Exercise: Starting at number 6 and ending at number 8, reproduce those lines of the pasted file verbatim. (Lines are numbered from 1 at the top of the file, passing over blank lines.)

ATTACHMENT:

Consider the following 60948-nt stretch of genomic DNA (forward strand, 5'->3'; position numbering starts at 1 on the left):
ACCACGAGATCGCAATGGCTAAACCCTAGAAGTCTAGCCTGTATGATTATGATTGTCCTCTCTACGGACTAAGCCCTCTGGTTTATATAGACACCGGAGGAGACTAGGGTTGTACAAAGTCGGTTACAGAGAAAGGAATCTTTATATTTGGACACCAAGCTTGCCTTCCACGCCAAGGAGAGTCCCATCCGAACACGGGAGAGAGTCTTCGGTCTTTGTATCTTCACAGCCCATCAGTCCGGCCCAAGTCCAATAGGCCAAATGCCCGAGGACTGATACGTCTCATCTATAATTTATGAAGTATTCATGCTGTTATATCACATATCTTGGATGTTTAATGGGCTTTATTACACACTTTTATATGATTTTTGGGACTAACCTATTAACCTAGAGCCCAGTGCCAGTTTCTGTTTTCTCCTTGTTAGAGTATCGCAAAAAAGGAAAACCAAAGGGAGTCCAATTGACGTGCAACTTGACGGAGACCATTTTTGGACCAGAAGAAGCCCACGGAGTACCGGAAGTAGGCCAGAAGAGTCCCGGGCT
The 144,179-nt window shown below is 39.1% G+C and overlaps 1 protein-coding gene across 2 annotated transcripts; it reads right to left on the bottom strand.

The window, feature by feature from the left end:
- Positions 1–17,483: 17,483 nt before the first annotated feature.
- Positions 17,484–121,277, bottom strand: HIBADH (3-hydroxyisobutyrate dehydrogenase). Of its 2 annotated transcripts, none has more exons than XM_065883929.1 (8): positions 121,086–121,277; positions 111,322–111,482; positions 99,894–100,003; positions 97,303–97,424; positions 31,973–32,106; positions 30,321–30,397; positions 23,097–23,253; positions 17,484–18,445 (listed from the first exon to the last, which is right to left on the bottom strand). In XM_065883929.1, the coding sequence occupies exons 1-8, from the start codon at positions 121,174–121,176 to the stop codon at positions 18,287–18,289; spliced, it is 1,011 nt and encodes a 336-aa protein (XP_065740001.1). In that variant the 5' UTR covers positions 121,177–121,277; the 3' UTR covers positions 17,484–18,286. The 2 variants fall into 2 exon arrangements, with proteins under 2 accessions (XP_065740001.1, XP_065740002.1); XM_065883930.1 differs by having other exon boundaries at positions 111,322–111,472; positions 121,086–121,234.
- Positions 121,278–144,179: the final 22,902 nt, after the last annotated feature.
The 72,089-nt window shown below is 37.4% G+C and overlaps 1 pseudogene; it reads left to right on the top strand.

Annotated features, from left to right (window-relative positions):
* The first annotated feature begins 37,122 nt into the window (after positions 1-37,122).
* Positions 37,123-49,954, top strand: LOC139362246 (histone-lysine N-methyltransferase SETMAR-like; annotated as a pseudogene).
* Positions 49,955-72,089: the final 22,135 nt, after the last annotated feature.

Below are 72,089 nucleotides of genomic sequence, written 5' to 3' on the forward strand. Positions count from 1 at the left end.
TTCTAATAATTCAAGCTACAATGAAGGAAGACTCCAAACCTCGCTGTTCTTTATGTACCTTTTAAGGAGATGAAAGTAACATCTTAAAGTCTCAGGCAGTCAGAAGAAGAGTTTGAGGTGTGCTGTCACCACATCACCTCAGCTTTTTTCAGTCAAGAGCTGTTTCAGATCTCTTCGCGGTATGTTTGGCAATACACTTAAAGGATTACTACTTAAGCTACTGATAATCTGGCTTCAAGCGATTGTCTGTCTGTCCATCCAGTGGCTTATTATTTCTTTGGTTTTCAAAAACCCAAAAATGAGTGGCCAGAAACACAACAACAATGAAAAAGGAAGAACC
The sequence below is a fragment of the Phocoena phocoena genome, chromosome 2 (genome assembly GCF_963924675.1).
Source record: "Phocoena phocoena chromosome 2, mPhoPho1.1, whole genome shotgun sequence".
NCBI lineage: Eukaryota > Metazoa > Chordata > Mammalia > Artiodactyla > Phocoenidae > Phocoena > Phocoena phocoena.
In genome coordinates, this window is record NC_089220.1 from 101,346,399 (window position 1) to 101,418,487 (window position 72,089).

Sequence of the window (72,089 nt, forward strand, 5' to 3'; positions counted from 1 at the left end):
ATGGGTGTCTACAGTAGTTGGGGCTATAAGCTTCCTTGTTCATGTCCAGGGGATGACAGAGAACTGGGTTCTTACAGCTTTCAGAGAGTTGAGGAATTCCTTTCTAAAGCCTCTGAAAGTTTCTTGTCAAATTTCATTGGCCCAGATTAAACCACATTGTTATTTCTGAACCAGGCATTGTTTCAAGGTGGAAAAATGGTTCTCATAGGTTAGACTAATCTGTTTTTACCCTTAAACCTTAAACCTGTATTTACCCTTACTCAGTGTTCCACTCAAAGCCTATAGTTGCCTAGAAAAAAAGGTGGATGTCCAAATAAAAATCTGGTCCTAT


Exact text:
- Positions 17,484–121,277, bottom strand: HIBADH (3-hydroxyisobutyrate dehydrogenase). Of its 2 annotated transcripts, none has more exons than XM_065883929.1 (8): positions 121,086–121,277; positions 111,322–111,482; positions 99,894–100,003; positions 97,303–97,424; positions 31,973–32,106; positions 30,321–30,397; positions 23,097–23,253; positions 17,484–18,445 (listed from the first exon to the last, which is right to left on the bottom strand). In XM_065883929.1, the coding sequence occupies exons 1-8, from the start codon at positions 121,174–121,176 to the stop codon at positions 18,287–18,289; spliced, it is 1,011 nt and encodes a 336-aa protein (XP_065740001.1). In that variant the 5' UTR covers positions 121,177–121,277; the 3' UTR covers positions 17,484–18,286. The 2 variants fall into 2 exon arrangements, with proteins under 2 accessions (XP_065740001.1, XP_065740002.1); XM_065883930.1 differs by having other exon boundaries at positions 111,322–111,472; positions 121,086–121,234.
- Positions 121,278–144,179: the final 22,902 nt, after the last annotated feature.
The 72,089-nt window shown below is 37.4% G+C and overlaps 1 pseudogene; it reads left to right on the top strand.